Thirty-Two Stories

By Edgar Allan Poe; Stuart Levine et al. | Go to book overview
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It is not easy to say exactly what this strange and wonderful story means: its vision of some unnamed horror in the heart of the city reminds one of the descent into New York in Melville's Pierre; its catalogue of social classes is Whitmanesque; and its refusal to moralize is very modern--one thinks of Hemingway's "A Clean Well-Lighted Place" and other visions of urban loneliness. Although it illustrates some of Poe's least attractive attitudes, it also suggests that the artist had within him the capacity for spiritual growth. For alongside the usual condescension and racism there is in "The Man of the Crowd" an unmistakable compassion: Poe pities the poor, the prostitutes, the city's underdogs.

The old cliché about Poe's otherworldliness crumbles before passages of almost Dickensian genre characterization, such as the long social catalogue which begins in paragraph five. Poe, we must remember, was an urban man, who, if he did not know the London in which this story is supposedly set, knew Philadelphia and New York very well. Like other Romantics, he reacted strongly to the new kind of city which modernization and the Industrial Revolution were creating.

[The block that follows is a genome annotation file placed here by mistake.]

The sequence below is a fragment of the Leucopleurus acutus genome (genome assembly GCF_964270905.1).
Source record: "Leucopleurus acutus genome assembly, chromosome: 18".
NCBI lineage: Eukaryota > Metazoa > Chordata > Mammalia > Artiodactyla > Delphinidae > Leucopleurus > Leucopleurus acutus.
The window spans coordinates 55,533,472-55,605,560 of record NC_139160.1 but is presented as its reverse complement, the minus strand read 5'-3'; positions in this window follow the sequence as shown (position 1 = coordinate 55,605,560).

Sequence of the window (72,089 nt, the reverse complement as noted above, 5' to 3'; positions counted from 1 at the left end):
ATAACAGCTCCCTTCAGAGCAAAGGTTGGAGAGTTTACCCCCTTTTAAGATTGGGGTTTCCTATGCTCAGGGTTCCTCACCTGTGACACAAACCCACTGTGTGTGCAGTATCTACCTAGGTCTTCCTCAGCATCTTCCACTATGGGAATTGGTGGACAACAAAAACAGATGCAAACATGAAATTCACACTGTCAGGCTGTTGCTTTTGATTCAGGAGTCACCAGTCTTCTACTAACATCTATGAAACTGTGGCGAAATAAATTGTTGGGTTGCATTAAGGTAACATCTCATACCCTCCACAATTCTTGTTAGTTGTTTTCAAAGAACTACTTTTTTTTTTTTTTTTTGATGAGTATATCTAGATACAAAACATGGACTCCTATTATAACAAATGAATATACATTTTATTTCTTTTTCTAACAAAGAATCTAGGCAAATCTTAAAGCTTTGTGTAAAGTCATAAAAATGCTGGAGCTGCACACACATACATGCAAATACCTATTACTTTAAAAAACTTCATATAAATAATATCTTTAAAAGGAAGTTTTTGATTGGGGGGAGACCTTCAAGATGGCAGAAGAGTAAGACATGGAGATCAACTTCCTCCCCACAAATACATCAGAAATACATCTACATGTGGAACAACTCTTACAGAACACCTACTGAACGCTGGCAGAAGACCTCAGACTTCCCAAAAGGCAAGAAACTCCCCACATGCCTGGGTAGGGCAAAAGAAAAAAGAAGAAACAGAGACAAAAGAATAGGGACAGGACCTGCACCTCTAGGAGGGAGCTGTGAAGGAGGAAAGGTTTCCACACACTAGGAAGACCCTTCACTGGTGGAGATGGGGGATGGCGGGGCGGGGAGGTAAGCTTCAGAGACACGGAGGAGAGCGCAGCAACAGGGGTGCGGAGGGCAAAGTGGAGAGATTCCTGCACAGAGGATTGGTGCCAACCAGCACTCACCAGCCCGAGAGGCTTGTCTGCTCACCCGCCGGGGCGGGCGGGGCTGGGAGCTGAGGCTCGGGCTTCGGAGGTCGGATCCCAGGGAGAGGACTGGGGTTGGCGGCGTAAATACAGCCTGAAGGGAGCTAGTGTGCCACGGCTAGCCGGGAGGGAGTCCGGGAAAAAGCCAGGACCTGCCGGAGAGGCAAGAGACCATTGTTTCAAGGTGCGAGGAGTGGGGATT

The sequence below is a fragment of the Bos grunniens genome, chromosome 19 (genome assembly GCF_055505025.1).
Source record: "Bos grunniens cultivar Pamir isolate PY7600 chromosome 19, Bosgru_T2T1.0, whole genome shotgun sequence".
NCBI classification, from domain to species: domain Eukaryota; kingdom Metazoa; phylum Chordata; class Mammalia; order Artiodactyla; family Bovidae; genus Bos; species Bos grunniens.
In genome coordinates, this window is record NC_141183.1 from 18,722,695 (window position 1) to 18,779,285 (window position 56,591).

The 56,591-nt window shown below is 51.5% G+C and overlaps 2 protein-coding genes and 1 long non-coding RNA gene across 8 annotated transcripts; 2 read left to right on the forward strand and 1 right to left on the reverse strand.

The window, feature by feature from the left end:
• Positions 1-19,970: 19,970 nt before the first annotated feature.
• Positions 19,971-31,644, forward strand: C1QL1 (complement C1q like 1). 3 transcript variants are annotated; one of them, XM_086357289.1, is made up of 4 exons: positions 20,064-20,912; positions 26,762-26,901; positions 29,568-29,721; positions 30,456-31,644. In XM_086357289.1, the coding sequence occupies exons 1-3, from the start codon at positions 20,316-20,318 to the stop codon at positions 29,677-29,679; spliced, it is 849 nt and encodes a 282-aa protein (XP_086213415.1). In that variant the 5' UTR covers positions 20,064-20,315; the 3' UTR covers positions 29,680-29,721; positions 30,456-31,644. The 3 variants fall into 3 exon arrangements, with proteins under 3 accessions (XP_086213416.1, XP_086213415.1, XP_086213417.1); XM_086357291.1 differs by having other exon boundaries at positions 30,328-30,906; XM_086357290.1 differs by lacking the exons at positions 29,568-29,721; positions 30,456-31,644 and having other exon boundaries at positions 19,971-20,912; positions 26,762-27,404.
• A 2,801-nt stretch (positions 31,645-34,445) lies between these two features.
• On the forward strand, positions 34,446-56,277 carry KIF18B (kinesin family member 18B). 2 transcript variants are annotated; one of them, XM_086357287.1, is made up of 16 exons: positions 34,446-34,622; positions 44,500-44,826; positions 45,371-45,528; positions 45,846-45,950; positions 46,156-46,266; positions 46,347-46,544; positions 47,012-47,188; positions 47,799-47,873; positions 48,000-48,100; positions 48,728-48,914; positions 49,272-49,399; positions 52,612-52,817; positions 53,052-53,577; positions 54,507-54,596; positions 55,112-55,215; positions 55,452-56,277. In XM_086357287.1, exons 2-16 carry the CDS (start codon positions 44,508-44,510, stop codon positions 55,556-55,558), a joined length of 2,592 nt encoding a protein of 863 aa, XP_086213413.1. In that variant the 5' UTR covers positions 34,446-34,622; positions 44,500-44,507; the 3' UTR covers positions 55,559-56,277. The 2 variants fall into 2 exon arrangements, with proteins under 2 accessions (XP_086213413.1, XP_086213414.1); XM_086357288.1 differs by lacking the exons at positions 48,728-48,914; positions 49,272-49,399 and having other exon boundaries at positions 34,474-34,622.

Critics from 1847 on have noted the apparent implausibility of the events of "The Man of the Crowd"; they ignore the paragraph indicated by note 3, in which the narrator tells us that he has been ill--indeed, is still recuperating-- and is in a strange and hyperacute state. This is the familiar Poe device of providing a "margin of credibility" through a peculiar state of mind: we can believe what happens, or assume that it is partially a delusion, the result of the narrator's illness.

A note of explanation : We feel that Poe, who had no firsthand knowledge of London (he had lived in England only briefly, as a child--see "William Wilson"), leaned very heavily on William Maginn's sketch "The Night Walker," published first in Blackwood's Edinburgh Magazine in November 1823. The narrator takes the reader on a tour of the busy places in London throughout the night; it begins in the theater district and moves through less respectable forms of entertainment. As in the Poe story, too, there are catalogues of trades and occupations and a telling of the hours; Maginn shows which people are seen at each hour.

Now, Blackwood's was an unusual magazine, witty, disputatious, satirical, brilliant. Poe loved it, and seems to have known some volumes almost by heart. Its writers had pet nicknames for one another. The code-name for the proprietor, William Blackwood, was "ebony"--black wood. We have a strong hunch that Poe's very puzzling roundabout sentence concerning Tertullian's "ebony style" has nothing to do with Tertullian (see note 8); rather, it seems to be Poe's way of tipping his hat to the wits of Edinburgh.

Moreover, we think it possible that his colleagues across the Atlantic recognized and appreciated his gesture, for when Blackwood's in 1847


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Thirty-Two Stories


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